...

OSCE Minsk Group: Remaining differences should not prevent sides from accepting Basic Principles (UPDATE)

Armenian-Azerbaijani conflict Materials 5 July 2011 15:52
The Co-Chairs of the OSCE Minsk Group, Ambassadors Bernard Fassier of France, Robert Bradtke of the United States, and Igor Popov of the Russian Federation, released the statement that the remaining differences should not prevent the sides from accepting the Basic Principles, the OSCE official website said.
OSCE Minsk Group: Remaining differences should not prevent sides from accepting Basic Principles (UPDATE)

The details were added after the second paragraph (the first version was posted at 3:03 p.m.)

Azerbaijan, Baku, July 5 / Trend A. Gasimova /

The Co-Chairs of the OSCE Minsk Group, Ambassadors Bernard Fassier of France, Robert Bradtke of the United States, and Igor Popov of the Russian Federation, released the statement that the remaining differences should not prevent the sides from accepting the Basic Principles, the OSCE official website said.

"Although the sides did not reach final agreement on the Basic Principles at
Kazan, progress was made," the statement said.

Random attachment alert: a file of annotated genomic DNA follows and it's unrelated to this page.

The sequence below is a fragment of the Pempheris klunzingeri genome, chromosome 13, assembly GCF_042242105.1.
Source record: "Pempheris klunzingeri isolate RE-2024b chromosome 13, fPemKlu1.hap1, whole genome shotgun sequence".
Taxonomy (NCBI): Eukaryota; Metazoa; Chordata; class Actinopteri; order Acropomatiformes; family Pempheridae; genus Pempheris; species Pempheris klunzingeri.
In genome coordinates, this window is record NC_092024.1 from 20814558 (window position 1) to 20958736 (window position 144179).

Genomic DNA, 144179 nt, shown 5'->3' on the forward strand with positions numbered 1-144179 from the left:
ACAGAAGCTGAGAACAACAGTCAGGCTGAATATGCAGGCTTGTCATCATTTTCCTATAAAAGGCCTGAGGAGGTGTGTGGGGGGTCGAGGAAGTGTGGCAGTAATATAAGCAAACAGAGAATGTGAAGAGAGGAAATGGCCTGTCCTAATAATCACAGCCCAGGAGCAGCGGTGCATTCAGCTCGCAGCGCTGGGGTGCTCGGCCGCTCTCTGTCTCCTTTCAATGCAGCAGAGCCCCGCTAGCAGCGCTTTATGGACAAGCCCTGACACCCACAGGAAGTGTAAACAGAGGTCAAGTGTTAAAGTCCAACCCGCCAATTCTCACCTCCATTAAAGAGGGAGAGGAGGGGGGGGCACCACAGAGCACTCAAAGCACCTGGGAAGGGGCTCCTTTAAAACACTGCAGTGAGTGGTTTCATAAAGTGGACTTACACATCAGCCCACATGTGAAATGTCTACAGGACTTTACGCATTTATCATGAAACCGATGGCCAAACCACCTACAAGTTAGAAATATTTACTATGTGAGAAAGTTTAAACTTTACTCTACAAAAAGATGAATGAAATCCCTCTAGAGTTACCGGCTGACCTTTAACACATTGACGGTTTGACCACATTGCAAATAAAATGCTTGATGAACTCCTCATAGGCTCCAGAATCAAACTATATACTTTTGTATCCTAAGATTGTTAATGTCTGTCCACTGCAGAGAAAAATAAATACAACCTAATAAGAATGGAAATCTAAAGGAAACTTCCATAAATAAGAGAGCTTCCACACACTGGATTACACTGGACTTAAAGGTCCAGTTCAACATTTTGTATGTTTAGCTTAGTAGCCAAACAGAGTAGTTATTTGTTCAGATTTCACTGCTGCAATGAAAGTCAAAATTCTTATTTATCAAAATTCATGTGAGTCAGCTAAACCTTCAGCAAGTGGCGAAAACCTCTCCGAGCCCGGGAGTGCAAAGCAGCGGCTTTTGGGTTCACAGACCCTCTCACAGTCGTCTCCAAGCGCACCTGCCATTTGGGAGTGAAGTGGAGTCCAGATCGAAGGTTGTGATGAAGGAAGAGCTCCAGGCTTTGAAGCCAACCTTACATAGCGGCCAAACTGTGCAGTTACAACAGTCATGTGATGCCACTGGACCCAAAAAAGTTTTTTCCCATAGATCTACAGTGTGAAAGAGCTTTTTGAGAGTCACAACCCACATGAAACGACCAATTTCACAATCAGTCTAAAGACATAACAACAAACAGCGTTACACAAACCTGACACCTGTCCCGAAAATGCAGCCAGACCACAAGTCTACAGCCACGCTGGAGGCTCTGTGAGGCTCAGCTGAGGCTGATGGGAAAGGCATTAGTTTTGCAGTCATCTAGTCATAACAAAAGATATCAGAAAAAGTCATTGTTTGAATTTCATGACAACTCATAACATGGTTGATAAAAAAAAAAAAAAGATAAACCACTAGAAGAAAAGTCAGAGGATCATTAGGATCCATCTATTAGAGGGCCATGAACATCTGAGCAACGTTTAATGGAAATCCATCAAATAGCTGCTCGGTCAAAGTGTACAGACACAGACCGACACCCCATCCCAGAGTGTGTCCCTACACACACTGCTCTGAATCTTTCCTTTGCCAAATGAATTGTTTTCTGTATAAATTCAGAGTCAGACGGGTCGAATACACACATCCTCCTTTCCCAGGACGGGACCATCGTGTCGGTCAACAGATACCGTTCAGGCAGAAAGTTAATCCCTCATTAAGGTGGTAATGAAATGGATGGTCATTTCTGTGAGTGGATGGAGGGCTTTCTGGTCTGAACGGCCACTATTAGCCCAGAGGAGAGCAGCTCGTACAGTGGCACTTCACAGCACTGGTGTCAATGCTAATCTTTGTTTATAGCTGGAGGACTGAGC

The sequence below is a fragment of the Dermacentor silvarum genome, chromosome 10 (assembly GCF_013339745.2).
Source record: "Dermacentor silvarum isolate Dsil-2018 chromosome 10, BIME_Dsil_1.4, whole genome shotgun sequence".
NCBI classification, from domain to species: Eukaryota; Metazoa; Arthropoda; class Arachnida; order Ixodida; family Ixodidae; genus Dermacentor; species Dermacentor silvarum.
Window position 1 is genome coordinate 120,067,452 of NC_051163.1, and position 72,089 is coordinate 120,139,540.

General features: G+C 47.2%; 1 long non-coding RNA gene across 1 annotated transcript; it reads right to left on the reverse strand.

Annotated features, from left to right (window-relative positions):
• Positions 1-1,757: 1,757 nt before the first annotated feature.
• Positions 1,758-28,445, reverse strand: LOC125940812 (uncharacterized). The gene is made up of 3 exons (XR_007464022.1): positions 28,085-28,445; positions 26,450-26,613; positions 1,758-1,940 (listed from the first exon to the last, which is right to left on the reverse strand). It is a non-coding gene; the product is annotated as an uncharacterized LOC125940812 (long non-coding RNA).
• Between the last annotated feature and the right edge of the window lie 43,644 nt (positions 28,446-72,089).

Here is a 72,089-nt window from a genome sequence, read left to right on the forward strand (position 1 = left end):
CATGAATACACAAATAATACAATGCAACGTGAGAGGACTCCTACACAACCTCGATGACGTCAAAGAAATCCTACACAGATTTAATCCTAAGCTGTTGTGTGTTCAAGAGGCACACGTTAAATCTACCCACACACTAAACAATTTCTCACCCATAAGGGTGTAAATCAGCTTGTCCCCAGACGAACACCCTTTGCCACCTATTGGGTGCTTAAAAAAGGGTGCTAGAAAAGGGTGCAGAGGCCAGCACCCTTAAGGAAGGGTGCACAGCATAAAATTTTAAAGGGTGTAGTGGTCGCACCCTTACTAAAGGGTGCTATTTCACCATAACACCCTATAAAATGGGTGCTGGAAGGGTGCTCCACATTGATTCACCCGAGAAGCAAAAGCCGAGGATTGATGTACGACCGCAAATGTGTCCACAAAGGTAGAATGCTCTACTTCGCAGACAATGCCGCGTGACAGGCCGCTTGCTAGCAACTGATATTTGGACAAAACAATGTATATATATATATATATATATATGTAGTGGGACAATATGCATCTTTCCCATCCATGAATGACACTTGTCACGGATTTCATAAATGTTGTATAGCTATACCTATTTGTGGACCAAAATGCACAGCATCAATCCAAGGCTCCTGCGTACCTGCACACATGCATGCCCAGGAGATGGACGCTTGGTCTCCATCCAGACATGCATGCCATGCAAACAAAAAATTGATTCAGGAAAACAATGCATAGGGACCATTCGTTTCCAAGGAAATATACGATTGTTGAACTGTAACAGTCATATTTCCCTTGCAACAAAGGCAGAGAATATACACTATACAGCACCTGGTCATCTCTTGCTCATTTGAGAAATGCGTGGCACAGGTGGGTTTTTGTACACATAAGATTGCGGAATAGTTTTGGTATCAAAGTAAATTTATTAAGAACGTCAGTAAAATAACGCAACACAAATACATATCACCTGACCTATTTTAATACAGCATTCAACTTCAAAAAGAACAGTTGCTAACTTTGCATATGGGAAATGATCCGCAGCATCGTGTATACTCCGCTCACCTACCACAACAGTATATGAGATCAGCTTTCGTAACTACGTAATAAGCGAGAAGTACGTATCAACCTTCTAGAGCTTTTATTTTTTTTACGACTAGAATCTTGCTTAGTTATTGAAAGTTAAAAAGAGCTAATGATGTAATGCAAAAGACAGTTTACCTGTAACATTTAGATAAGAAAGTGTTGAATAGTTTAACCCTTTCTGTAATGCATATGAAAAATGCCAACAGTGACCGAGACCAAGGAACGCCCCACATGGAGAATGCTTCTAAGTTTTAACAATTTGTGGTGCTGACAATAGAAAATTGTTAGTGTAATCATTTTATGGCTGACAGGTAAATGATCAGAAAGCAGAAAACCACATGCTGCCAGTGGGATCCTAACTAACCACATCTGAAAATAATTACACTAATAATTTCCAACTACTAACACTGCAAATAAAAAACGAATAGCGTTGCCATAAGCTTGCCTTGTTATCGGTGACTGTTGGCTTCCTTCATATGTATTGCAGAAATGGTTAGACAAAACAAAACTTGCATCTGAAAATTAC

The outcome of Kazan, including confirmation by the sides that they will continue to seek a negotiated settlement, provides momentum that the parties should use to reach agreement on the Principles as soon as possible, the document said.

Presidents Ilham Aliyev, Dmitry Medvedev and Serzh Sargsyan discussed the basic principles of Nagorno-Karabakh conflict settlement in Kazan. The ninth meeting ended without reaching agreement on the basic principles of settlement. The sides noted the progress towards this goal in a joint statement.

The Co-Chairs of the OSCE Minsk Group and Ambassador Andrzej Kasprzyk met separately on July 4 with Secretary General Lamberto Zannier and with the OSCE Minsk Group to discuss the status of the ongoing peace process to resolve the Nagorno-Karabakh conflict.

The Co-Chairs plan to hold consultations in Moscow and to visit the region in
the near future."

The conflict between the two South Caucasus countries began in 1988 when Armenia made territorial claims against Azerbaijan. Armenian armed forces have occupied 20 percent of Azerbaijan since 1992, including the Nagorno-Karabakh region and 7 surrounding districts.

Azerbaijan and Armenia signed a ceasefire agreement in 1994. The co-chairs of the OSCE Minsk Group - Russia, France, and the U.S. - are currently holding the peace negotiations.

Armenia has not yet implemented the U.N. Security Council's four resolutions on the liberation of the Nagorno-Karabakh and the surrounding regions.

Tags:
Latest

Latest